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Warren Buffett told shareholders that Berkshire abstained in a vote over Coca-Cola's controversial executive pay plan because he didn't "want to go to war" with the company but did want to express his unhappiness with a plan he called "excessive."
Speaking before roughly 38,000 shareholders at Berkshire Hathaway's annual meeting in Omaha, Buffett said abstaining was the "most effective way" for him to make a "clear statement" opposing the plan. "I don't think going to war is a very good idea in most cases."
Buffett said there's a social dimension to being on a board. Even "independent" directors aren't really all that independent because they often want to keep a prestigious job that pays well and has relatively few duties.
When choosing board members, "They do not look for Dobermans. They look for Cocker Spaniels and then they make sure their tails are wagging."
Operating earnings for Warren Buffett's Berkshire Hathaway fell 6.6 percent to $3.533 billion in the first quarter. That's down from $3.782 billion a year ago.
Per-share operating earnings of $2,149 fell short of the consensus estimate of $2,172 by the relatively few analysts who follow the company.
A drop for Berkshire's insurance operations was the biggest negative for the quarter. Profits there fell to $461 million from $901 million in the year-ago period.
Berkshire's BNSF railroad, along with its utilities and energy companies, contributed $1.176 billion to the earnings total.
The analyst at Keefe, Bruyette & Woods who covers Berkshire Hathaway wasn't invited to join the panel asking questions during the marathon Q&A session that anchors the company's annual shareholders meeting in Omaha.
Meyer Shields is suggesting his "exclusion" may be related to his "occasionally critical analysis."
Warren Buffett told CNBC he's surprised that housing is not that strong yet.
"The pickup in housing has been slower than I would have anticipated," the Berkshire Hathaway chairman and CEO said in the interview that aired Friday. "It's [also] true in the secondary market for houses. The prices have recovered some."
In February 2012, Buffett told "Squawk Box" he thought single-family homes were a very attractive investment. If held for a long period and purchased at low rates, he said, houses can be a better investment than even stocks.
Fast forward to spring 2014, Buffett said that housing is better than it was a couple of years ago, "but if you look at transactions and pending transactions in March, it's not booming."
As his faithful followers flock to Omaha, Nebraska, for Berkshire Hathaway's annual shareholders meeting on Saturday, Buffett also addressed a wide range of other topics, including jobs, the economy, and how Coca-Cola is taking a second look at its controversial equity compensation plan for executives.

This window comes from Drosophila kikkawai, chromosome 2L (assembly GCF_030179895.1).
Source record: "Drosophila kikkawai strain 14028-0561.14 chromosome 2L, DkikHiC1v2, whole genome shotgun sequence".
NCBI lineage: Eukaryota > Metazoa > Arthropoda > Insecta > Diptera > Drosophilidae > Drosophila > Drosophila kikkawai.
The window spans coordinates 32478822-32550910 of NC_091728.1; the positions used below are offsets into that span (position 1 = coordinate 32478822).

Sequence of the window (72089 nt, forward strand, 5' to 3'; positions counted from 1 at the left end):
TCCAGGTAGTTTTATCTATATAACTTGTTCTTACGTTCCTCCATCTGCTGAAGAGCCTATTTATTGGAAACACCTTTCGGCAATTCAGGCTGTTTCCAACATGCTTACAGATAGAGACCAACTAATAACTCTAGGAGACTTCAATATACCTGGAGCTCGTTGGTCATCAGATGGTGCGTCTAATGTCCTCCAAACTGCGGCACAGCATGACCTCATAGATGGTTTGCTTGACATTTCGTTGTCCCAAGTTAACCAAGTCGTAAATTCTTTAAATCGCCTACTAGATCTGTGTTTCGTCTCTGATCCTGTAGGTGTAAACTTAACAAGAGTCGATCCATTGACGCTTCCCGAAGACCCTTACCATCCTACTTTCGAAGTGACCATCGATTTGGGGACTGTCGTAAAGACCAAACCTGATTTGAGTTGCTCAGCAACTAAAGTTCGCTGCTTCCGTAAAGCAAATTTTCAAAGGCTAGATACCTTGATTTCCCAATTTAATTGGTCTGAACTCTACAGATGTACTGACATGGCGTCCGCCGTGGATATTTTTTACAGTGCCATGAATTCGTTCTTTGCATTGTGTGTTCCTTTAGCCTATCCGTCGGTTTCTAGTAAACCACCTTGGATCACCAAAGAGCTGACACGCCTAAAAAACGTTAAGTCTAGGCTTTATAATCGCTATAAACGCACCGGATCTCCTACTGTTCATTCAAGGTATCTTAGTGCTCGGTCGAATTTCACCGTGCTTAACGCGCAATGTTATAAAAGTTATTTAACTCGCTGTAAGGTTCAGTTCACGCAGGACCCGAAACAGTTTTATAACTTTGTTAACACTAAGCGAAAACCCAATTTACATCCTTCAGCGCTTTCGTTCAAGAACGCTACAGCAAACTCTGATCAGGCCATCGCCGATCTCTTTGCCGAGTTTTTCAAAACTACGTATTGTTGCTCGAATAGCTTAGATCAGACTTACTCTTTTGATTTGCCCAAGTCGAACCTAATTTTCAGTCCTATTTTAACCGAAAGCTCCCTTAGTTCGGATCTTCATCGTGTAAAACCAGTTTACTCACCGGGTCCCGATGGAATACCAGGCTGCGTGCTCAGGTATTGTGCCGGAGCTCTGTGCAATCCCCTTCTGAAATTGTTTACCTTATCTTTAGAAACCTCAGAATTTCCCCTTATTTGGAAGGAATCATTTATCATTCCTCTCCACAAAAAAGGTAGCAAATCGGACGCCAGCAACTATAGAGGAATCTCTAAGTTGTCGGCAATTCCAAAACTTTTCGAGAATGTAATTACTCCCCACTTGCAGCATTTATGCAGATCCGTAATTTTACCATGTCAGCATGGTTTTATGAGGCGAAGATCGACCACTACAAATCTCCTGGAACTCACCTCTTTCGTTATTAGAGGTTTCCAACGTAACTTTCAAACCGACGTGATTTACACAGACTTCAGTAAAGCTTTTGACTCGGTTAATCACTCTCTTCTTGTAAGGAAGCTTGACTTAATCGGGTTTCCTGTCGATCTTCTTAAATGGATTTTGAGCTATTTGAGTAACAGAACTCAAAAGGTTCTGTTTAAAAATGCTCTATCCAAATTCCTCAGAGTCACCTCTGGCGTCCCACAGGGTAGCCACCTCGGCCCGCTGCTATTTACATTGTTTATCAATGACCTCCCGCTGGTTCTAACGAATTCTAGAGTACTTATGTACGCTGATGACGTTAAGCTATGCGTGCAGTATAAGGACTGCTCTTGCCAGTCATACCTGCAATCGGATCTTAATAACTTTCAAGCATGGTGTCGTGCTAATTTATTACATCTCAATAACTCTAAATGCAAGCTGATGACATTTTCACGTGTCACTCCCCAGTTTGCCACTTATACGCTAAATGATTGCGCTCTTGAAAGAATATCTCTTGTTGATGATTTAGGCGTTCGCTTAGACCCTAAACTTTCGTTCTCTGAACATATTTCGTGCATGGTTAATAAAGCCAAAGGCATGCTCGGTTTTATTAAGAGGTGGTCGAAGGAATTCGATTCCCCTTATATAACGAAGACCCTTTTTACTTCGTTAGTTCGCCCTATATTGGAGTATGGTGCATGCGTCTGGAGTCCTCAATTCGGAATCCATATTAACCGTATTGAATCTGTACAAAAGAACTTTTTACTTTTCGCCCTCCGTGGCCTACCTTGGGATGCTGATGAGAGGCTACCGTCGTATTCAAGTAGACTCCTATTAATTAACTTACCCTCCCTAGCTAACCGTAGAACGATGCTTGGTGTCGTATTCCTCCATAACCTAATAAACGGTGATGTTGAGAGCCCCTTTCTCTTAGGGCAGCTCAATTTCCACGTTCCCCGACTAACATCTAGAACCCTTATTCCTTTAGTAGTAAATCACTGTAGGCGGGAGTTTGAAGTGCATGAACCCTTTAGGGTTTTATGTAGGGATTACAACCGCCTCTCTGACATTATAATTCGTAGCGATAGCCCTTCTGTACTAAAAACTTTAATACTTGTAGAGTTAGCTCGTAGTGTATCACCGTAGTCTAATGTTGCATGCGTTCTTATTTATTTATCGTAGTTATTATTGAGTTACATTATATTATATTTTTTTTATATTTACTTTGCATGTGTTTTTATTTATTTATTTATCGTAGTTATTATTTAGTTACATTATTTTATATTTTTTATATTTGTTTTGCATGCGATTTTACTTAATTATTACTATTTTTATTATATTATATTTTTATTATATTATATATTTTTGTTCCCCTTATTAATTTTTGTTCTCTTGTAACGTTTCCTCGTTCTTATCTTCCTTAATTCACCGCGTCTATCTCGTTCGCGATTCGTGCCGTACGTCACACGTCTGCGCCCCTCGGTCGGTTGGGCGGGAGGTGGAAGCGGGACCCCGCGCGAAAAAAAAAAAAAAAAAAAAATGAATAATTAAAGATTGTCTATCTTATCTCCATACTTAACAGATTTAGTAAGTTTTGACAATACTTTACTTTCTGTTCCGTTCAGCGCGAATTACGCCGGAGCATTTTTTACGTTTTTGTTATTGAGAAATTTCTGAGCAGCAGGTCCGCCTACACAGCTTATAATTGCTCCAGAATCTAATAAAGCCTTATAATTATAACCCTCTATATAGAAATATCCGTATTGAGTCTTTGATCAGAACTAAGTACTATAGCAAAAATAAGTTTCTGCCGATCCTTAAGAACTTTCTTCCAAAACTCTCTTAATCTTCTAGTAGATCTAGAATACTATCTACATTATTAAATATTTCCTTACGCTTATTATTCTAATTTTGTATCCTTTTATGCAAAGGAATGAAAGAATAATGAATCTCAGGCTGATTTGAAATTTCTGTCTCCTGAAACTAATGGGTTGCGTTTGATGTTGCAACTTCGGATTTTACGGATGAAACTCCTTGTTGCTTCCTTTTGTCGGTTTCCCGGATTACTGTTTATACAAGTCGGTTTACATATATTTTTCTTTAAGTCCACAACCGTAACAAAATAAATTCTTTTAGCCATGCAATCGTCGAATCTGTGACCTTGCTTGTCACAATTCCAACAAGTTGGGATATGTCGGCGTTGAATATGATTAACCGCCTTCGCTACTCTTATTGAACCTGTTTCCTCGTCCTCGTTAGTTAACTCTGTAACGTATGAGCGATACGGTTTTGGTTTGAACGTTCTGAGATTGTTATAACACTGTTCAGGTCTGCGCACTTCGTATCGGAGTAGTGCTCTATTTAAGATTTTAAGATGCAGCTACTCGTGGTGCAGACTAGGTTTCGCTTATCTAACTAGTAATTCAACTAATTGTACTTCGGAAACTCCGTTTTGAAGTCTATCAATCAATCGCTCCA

The biggest change over the past 25 years in terms of investing is that it's less expensive for the little guy, billionaire Warren Buffett told CNBC on Tuesday.
Buyers of stocks incur little in the way of trading costs compared to other investments like real estate, he said on "Squawk Box" after being named No. 6 on the CNBC 25 list of the most influential people in business over the past quarter century.
"Commissions are a lot lower than they were 25 years ago. Spreads between the bid and ask are less."
But on the other side, the commissions that professional money managers charge clients has gone up. "If you look at the fee extracted on Wall Street on balance, they've gotten quite substantial compared to 25 years ago," he said.
But the Oracle of Omaha saw omissions on the list in former Treasury Secretary Hank Paulson and his successor at Treasury, Tim Geithner.
"In 2008, our [financial] system was saved by a few people," he said. "We would be living in a much different country today had it not been for Hank and [Ben] Bernanke and I would say Tim Geithner, too."
Former Fed Chairman Bernanke did make the list as No. 3, along with his predecessor at the Fed, Alan Greenspan. The two men steered the central bank for all but a few months of the past 25 years.
Last week, Buffett told CNBC the U.S. stock market doesn't seem "too frothy," as some market watchers have suggested.
Berkshire's annual shareholders meeting will be held Saturday in Omaha, Neb., where tens of thousands of people show up each year to soak in Buffett's investment wisdom.
Warren Buffett rejected the suggestion the U.S. stock market is "too frothy" right now as the major indexes re-approach their all-time highs.
"I think we're in a range, and it's a big zone always, of reasonableness. But stocks ought to be higher every 10 years.There's a plow back of earnings that goes back year after year. Stocks will become worth more decade after decade, not in any precise manner, not in an even manner or anything of the sort. But 10 years, 20 years, 30 years, stocks will be worth more than they are today."
Asked if he agreed with investor David Einhorn's warning that "we are witnessing our second tech bubble in 15 years," Buffett said he doesn't always understand tech valuations, but it's not like the period before 2001 when "you could almost sell anything and capitalize eyeballs and all of that. I don't think it's reached that point and certainly I don't think the general market level is going to bubble up."
Warren Buffett said in his 55 years as a director he has never heard anyone say in a board meeting they were against a pay plan put forward by a company's compensation committee.
Warren Buffett was interviewed live on CNBC's "Closing Bell" Wednesday.
Among the topics covered:
Jim Cramer is coming to Warren Buffett's defense.